Just as we can free ourselves from being held hostage, we are also able to visualize our own abilities and resources and to strengthen and expand them through conscious repetition. Because what we imagine and what we can recall strengthens our self-esteem. For example, what we have already achieved in the past. Practicing this mental ability of our brain over and over again and remembering it is particularly important for women. In our childhood, for example, we often grew up with beliefs such as “Don’t put yourself in the foreground!” or “Don’t be so cheeky and arrogant”.

If you are not unfamiliar with these beliefs, you should quickly replace them with positive “permitting sentences”, because they can severely inhibit and limit your personal and professional advancement. For teamwork, this means that your outside world senses and sees what battle you are trying to fight inside and cannot win if you don’t actively free yourself from it. Because “our body adapts to our self-esteem, whether we realize it or not. When our self-worth is in question, our bodies show it.”

The connection between self-esteem and body language

This is how the American psychotherapist and “mother” of systemic family therapy Virginia Satir (1916-1988) describes it. Based on this discovery and the connection between self-esteem and body language, she developed different physical postures of people and their form of communication in a group “to help people get in touch with parts of themselves that are obvious to others but not to themselves .” There are five forms of response here: soothing, accusatory, rationalizing, distracting, and congruent/fluent. “In (the last) form of response, all parts of the message are aimed in the same direction – the voice speaks words that match the facial expression, posture and tone of the voice. Relationships are easy, free and honest. There’s hardly any threat to self-esteem.” (Excerpts from the book “Self-Esteem and Communication ” by Virginia Satir).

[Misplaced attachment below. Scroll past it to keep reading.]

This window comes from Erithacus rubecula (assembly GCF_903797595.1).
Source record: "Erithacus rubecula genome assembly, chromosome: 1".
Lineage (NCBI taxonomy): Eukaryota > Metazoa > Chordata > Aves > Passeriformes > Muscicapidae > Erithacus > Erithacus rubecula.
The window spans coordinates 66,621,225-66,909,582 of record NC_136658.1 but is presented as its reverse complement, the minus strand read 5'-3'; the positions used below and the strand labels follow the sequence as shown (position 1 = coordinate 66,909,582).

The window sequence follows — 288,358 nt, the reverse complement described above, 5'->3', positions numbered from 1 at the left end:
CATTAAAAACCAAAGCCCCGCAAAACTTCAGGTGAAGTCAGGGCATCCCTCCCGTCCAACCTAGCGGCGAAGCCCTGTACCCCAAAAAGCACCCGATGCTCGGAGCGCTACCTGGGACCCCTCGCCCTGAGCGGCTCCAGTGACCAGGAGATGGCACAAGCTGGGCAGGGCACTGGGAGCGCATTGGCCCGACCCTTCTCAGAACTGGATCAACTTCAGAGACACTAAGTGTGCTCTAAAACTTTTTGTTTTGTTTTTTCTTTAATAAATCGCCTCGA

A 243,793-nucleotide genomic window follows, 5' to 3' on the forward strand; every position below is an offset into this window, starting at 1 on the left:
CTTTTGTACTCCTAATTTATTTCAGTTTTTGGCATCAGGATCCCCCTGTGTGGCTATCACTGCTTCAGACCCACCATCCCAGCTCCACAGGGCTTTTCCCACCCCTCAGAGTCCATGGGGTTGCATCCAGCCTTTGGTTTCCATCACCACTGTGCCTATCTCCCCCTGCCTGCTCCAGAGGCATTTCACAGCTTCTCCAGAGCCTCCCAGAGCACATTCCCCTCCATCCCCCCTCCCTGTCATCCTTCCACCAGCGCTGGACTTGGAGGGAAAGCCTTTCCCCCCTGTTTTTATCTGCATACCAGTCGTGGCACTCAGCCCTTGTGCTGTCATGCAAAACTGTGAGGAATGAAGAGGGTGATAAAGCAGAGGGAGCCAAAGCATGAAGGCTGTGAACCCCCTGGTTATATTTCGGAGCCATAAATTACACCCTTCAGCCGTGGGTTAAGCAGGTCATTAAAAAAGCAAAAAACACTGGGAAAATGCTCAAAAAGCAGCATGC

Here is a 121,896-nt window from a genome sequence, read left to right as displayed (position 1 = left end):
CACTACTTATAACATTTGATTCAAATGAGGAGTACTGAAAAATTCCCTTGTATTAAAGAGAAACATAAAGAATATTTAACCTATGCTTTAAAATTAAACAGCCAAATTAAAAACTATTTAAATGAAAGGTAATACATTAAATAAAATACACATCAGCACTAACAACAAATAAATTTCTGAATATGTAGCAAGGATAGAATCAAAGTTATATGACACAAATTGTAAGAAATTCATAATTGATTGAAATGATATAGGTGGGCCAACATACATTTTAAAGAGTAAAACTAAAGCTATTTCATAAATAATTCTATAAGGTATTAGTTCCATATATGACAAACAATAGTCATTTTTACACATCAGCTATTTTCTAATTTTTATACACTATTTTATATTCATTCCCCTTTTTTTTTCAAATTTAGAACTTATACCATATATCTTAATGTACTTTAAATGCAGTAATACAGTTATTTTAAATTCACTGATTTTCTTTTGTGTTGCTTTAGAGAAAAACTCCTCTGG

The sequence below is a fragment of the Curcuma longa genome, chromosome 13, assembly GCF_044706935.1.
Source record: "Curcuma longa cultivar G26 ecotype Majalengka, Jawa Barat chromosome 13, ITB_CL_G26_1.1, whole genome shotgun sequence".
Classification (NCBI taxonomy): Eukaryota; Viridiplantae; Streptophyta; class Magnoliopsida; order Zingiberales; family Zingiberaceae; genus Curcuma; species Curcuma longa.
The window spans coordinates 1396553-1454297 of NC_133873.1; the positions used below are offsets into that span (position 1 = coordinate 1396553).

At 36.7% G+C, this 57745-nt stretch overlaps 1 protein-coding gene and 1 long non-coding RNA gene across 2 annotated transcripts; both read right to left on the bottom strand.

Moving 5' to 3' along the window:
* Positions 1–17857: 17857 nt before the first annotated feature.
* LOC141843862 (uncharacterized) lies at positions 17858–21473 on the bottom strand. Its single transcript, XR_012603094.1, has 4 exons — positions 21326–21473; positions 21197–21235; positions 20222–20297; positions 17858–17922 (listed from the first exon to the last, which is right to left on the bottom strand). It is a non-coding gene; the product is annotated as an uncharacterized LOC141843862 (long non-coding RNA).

How can we get closer to this state of our self worth and strengthen ourselves?

Above all, by becoming aware of our own resources and learning to draw strength from them. For example, the next time we’re in a meeting and don’t dare to say or do what we think is the right thing to do. Then what can we do?

Exercise 3:

A nice tool to strengthen your own resources for better inner self-esteem is Virginia Satir’s so-called “resource wheel”. Here a team colleague or a coach or we ourselves ask eight questions one after the other:

Own representation
  • what made me strong
  • Where do I come from? (in relation to family/environment)
  • How do I see myself?
  • How do others see me?
  • What am I better at than others?
  • What am I proud of?
  • Where do I want to go?
  • Where do I draw energy from?

Anyone who consciously asks and answers these questions will make a lot of progress in their own resource work, because just being aware of our own strengths allows our self-esteem to grow.

Only when I know who I actually am and what great things I have to give, only then can I be a wonderful and strong “bridge” for my entire team and communicate constructively and purposefully. Only then can we treat each other with respect and get rid of old role models and thought patterns. And this condition in each individual can then become the basis for agile, transparent and innovative communication in an intact team.


In my opinion, the strengthening of female team members in particular can only be over

  1. building trust in your own body feeling and this is especially easiest to achieve through the connection of the breath with the body,
  2. the liberation from one’s own “hostage” and inhibiting barriers in the head or the setting of limits to prevent oneself “exploiting” and
  3. the strengthening of one’s own resources for a positive and routine development of one’s own self-esteem.

In three easy-to-learn steps, we can do something for our personal development and at the same time for us as a team.

Because a functioning team consists of many strong and empowering personalities who know about their own and the entire group’s abilities, want to grow together and be successful.

About Felicitas Heger

Systemic organizational developer, sustainability manager and coach. Founder of . Felicitas Heger deals with the strengthening of women in teams and management positions by combining coaching and voice to actively name one’s own resources. She has also worked for many years in the non-profit and cultural sector as a project manager and organizational developer. She is still concerned with the question of possible solutions for more social cohesion and greater structural development in small to medium-sized cities.